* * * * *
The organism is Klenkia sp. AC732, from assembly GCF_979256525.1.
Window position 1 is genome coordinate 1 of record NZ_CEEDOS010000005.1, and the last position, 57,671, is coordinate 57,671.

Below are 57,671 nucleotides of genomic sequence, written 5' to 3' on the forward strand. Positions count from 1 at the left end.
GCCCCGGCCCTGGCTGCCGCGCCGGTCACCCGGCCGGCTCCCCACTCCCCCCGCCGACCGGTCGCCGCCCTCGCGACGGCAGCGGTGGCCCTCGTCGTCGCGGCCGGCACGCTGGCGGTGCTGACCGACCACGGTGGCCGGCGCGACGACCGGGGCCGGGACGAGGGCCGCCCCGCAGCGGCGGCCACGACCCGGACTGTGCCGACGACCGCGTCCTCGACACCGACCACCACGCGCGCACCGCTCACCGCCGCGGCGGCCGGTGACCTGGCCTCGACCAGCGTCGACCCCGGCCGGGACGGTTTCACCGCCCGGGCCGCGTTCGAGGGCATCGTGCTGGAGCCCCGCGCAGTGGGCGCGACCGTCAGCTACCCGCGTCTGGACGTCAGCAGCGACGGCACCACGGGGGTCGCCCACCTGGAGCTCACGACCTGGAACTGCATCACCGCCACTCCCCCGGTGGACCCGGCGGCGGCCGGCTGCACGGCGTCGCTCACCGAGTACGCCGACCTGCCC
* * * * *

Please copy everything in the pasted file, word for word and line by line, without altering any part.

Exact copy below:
The organism is Klenkia sp. AC732, from assembly GCF_979256525.1.
Window position 1 is genome coordinate 1 of record NZ_CEEDOS010000005.1, and the last position, 57,671, is coordinate 57,671.

Below are 57,671 nucleotides of genomic sequence, written 5' to 3' on the forward strand. Positions count from 1 at the left end.
GCCCCGGCCCTGGCTGCCGCGCCGGTCACCCGGCCGGCTCCCCACTCCCCCCGCCGACCGGTCGCCGCCCTCGCGACGGCAGCGGTGGCCCTCGTCGTCGCGGCCGGCACGCTGGCGGTGCTGACCGACCACGGTGGCCGGCGCGACGACCGGGGCCGGGACGAGGGCCGCCCCGCAGCGGCGGCCACGACCCGGACTGTGCCGACGACCGCGTCCTCGACACCGACCACCACGCGCGCACCGCTCACCGCCGCGGCGGCCGGTGACCTGGCCTCGACCAGCGTCGACCCCGGCCGGGACGGTTTCACCGCCCGGGCCGCGTTCGAGGGCATCGTGCTGGAGCCCCGCGCAGTGGGCGCGACCGTCAGCTACCCGCGTCTGGACGTCAGCAGCGACGGCACCACGGGGGTCGCCCACCTGGAGCTCACGACCTGGAACTGCATCACCGCCACTCCCCCGGTGGACCCGGCGGCGGCCGGCTGCACGGCGTCGCTCACCGAGTACGCCGACCTGCCC